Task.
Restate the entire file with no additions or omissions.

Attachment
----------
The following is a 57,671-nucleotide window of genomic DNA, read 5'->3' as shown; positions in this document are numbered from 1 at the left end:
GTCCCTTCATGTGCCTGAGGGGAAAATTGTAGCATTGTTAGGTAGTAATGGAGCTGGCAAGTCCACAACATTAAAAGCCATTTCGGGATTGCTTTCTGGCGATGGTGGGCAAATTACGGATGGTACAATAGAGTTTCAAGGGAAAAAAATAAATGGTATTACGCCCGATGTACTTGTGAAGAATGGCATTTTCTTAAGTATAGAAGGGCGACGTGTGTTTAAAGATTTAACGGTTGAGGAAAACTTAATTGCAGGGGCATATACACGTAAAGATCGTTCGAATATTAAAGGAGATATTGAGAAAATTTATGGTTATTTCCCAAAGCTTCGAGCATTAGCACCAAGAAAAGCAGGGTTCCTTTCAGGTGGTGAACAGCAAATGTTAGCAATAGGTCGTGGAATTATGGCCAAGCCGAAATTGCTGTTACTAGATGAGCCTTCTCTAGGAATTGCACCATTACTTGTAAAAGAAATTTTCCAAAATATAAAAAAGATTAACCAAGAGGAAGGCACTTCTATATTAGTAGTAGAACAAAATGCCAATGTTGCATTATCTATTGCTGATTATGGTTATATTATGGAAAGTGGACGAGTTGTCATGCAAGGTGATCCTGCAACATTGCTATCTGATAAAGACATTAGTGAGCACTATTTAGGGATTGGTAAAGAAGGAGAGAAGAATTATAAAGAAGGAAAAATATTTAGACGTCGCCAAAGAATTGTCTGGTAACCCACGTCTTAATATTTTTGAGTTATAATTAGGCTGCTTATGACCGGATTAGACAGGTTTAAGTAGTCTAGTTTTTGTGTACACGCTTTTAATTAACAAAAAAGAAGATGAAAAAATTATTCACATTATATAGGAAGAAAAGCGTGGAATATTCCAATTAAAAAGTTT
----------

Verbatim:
The following is a 57,671-nucleotide window of genomic DNA, read 5'->3' as shown; positions in this document are numbered from 1 at the left end:
GTCCCTTCATGTGCCTGAGGGGAAAATTGTAGCATTGTTAGGTAGTAATGGAGCTGGCAAGTCCACAACATTAAAAGCCATTTCGGGATTGCTTTCTGGCGATGGTGGGCAAATTACGGATGGTACAATAGAGTTTCAAGGGAAAAAAATAAATGGTATTACGCCCGATGTACTTGTGAAGAATGGCATTTTCTTAAGTATAGAAGGGCGACGTGTGTTTAAAGATTTAACGGTTGAGGAAAACTTAATTGCAGGGGCATATACACGTAAAGATCGTTCGAATATTAAAGGAGATATTGAGAAAATTTATGGTTATTTCCCAAAGCTTCGAGCATTAGCACCAAGAAAAGCAGGGTTCCTTTCAGGTGGTGAACAGCAAATGTTAGCAATAGGTCGTGGAATTATGGCCAAGCCGAAATTGCTGTTACTAGATGAGCCTTCTCTAGGAATTGCACCATTACTTGTAAAAGAAATTTTCCAAAATATAAAAAAGATTAACCAAGAGGAAGGCACTTCTATATTAGTAGTAGAACAAAATGCCAATGTTGCATTATCTATTGCTGATTATGGTTATATTATGGAAAGTGGACGAGTTGTCATGCAAGGTGATCCTGCAACATTGCTATCTGATAAAGACATTAGTGAGCACTATTTAGGGATTGGTAAAGAAGGAGAGAAGAATTATAAAGAAGGAAAAATATTTAGACGTCGCCAAAGAATTGTCTGGTAACCCACGTCTTAATATTTTTGAGTTATAATTAGGCTGCTTATGACCGGATTAGACAGGTTTAAGTAGTCTAGTTTTTGTGTACACGCTTTTAATTAACAAAAAAGAAGATGAAAAAATTATTCACATTATATAGGAAGAAAAGCGTGGAATATTCCAATTAAAAAGTTT